Lending is tight and that is making it tough on the first time home buyers facing higher prices and onery lenders. The robust activity in 2013 and 14 on the entry level homes has in fact provided a nudge up for the middle market sellers. Top of the line properties are seeing some much needed sales as well.

The fly in the ointment is this tight lending situation. Regulators had a field day after the crash in '09 and that is having a negative impact on the market as buyers find difficult guidelines and tougher mandates to get a loan processed and funded. Although many of the changes to the banking regulatory and lending practices have had positive results, in typical government fashion they have gone over board and may lead to worsening conditions.

Let's hope not. Buyers are well advised to act swiftly when the see a house they like and if it looks like a sharp price, it probably is. Don't try to haggle the seller down, he probably has three offers to look at. There are still some sellers that have overpriced listings and these sellers will find the market to be cruel. Buyers will bid up good values but they won't bit on that hydrogen filled, puffed up price that some sellers think they can float into the market.

Things are good out there folks, but things are tight also. You may want to get while the getting is good, as they say.

Friday, April 3, 2015

Inventory is Tight

Inventory is very tight right now in many markets across the country. Here in Clark County, Washington that is very much the case. Buyers are snatching up all the clean, well priced and move in ready properties in the first couple of days they are on the market. Multiple offers on these homes are becoming the normal rather than the exception.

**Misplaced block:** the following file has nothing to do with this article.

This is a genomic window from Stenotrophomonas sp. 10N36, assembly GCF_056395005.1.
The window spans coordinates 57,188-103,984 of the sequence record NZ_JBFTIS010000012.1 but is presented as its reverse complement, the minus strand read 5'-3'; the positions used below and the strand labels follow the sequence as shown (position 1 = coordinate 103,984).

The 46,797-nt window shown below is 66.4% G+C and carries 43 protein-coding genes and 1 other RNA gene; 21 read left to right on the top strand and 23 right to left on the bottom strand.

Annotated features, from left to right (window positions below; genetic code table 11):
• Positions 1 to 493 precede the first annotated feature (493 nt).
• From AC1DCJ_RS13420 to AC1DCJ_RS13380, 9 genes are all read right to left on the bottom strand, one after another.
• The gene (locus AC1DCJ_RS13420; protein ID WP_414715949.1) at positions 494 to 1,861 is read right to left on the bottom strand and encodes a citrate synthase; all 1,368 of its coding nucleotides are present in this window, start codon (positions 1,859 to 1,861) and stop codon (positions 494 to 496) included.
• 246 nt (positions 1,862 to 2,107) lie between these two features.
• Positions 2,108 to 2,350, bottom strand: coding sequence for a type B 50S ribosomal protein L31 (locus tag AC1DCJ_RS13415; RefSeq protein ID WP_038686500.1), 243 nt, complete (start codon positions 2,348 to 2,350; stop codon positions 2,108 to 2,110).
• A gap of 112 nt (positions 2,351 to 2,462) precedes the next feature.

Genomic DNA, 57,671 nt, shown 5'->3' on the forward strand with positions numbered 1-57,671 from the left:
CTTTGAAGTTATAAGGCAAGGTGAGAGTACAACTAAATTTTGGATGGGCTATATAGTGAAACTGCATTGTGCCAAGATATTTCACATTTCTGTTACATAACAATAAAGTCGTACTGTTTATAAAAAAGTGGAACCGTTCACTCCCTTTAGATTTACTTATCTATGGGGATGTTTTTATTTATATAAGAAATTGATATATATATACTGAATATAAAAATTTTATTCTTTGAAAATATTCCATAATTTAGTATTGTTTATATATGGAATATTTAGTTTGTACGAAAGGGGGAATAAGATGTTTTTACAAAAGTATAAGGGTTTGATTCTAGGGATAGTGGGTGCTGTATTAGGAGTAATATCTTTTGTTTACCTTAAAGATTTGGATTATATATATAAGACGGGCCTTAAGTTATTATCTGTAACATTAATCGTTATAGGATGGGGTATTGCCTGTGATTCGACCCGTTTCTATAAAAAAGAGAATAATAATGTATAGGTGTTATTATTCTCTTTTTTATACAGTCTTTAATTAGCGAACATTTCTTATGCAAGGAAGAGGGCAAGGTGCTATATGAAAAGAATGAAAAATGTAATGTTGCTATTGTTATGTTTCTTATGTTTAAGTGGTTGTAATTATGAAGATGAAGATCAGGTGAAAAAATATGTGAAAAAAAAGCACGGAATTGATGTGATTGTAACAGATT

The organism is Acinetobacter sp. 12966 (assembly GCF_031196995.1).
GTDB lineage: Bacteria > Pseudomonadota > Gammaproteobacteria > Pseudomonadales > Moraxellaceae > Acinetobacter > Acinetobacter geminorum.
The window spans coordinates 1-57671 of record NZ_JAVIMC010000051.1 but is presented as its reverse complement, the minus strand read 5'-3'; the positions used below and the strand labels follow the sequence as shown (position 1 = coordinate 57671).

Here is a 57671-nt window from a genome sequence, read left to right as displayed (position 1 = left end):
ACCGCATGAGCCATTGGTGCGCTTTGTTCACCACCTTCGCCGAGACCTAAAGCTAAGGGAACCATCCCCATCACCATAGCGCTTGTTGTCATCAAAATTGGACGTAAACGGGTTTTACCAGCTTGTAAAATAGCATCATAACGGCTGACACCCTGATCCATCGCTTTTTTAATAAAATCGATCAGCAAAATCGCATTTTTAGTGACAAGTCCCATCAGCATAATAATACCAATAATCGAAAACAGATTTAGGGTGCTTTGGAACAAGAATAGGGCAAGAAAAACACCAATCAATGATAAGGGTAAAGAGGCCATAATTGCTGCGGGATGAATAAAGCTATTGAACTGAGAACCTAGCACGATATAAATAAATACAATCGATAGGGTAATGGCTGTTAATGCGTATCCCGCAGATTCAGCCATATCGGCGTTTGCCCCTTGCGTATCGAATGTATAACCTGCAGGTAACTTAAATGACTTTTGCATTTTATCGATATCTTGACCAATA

When it comes to homes that need some attention and minor repairs, these tend to hang around a bit longer. These are the homes that buyers can acquire without getting into a bidding war with half the county. The market over the last year or so has been filled with eager buyers looking for move in ready properties. The fixers are not seeing the rush of buyers.

As a Realtor®, I often find myself with frustrated buyers that have been outbid or too slow to act to get a house. I try to show them properties that need a little TLC but are still financable but some buyers just don't want to deal with any "fixing". One idea that can help these buyers is to seek the fixers that have a willing seller and get the seller to make the repairs before closing. Buyers that are up against a financial barrier have to remember that they may not get the perfect move in ready, big house on the small dime. There are often choices between a smaller property that is cherry or a bigger property that needs a little work.

The important thing to realize is that as prices continue to nudge their way higher, the buyer only gets in a tighter spot. Unless that buyer gets a huge promotion or takes a new job making allot more money the housing prices are rising faster than income.

Some buyers need to consider buying a smaller home to start and then use the equity they gain over time to leverage a larger property a few years down the road. Real Estate can be a very good way to build wealth and having the benefit of both a home and an appreciating asset is a major step towards financial independence.